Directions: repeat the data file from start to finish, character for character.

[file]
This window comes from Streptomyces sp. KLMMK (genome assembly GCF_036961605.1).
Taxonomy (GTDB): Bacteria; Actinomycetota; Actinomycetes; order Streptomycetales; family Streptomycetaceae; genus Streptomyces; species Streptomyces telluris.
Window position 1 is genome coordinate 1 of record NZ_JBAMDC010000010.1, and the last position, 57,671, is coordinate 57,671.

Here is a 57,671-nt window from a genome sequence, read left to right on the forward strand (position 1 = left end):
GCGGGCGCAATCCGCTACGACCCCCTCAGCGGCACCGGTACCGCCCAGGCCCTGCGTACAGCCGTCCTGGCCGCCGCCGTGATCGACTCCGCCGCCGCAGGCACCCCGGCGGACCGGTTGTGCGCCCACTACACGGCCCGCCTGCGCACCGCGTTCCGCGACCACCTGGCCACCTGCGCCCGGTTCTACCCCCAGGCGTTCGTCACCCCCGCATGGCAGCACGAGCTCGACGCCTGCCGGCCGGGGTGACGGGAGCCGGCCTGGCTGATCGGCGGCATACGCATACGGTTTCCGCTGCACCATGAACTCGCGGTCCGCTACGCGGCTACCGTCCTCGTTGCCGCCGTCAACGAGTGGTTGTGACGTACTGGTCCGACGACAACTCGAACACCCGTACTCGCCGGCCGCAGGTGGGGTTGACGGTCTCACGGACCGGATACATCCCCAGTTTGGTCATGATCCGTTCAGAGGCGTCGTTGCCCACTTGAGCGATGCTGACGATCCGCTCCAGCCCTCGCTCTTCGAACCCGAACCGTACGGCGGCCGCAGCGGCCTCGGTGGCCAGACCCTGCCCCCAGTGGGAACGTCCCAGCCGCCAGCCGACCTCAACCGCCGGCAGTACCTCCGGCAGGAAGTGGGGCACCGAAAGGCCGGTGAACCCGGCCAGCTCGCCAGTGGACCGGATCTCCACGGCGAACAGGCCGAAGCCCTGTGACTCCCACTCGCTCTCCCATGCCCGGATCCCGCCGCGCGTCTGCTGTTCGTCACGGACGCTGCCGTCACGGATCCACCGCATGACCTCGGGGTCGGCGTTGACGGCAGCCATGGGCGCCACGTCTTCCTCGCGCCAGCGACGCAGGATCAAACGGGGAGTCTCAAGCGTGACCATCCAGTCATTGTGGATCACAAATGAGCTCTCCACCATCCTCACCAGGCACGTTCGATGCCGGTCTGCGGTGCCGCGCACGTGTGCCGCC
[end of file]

This window comes from Streptomyces sp. KLMMK (genome assembly GCF_036961605.1).
Taxonomy (GTDB): Bacteria; Actinomycetota; Actinomycetes; order Streptomycetales; family Streptomycetaceae; genus Streptomyces; species Streptomyces telluris.
Window position 1 is genome coordinate 1 of record NZ_JBAMDC010000010.1, and the last position, 57,671, is coordinate 57,671.

Here is a 57,671-nt window from a genome sequence, read left to right on the forward strand (position 1 = left end):
GCGGGCGCAATCCGCTACGACCCCCTCAGCGGCACCGGTACCGCCCAGGCCCTGCGTACAGCCGTCCTGGCCGCCGCCGTGATCGACTCCGCCGCCGCAGGCACCCCGGCGGACCGGTTGTGCGCCCACTACACGGCCCGCCTGCGCACCGCGTTCCGCGACCACCTGGCCACCTGCGCCCGGTTCTACCCCCAGGCGTTCGTCACCCCCGCATGGCAGCACGAGCTCGACGCCTGCCGGCCGGGGTGACGGGAGCCGGCCTGGCTGATCGGCGGCATACGCATACGGTTTCCGCTGCACCATGAACTCGCGGTCCGCTACGCGGCTACCGTCCTCGTTGCCGCCGTCAACGAGTGGTTGTGACGTACTGGTCCGACGACAACTCGAACACCCGTACTCGCCGGCCGCAGGTGGGGTTGACGGTCTCACGGACCGGATACATCCCCAGTTTGGTCATGATCCGTTCAGAGGCGTCGTTGCCCACTTGAGCGATGCTGACGATCCGCTCCAGCCCTCGCTCTTCGAACCCGAACCGTACGGCGGCCGCAGCGGCCTCGGTGGCCAGACCCTGCCCCCAGTGGGAACGTCCCAGCCGCCAGCCGACCTCAACCGCCGGCAGTACCTCCGGCAGGAAGTGGGGCACCGAAAGGCCGGTGAACCCGGCCAGCTCGCCAGTGGACCGGATCTCCACGGCGAACAGGCCGAAGCCCTGTGACTCCCACTCGCTCTCCCATGCCCGGATCCCGCCGCGCGTCTGCTGTTCGTCACGGACGCTGCCGTCACGGATCCACCGCATGACCTCGGGGTCGGCGTTGACGGCAGCCATGGGCGCCACGTCTTCCTCGCGCCAGCGACGCAGGATCAAACGGGGAGTCTCAAGCGTGACCATCCAGTCATTGTGGATCACAAATGAGCTCTCCACCATCCTCACCAGGCACGTTCGATGCCGGTCTGCGGTGCCGCGCACGTGTGCCGCC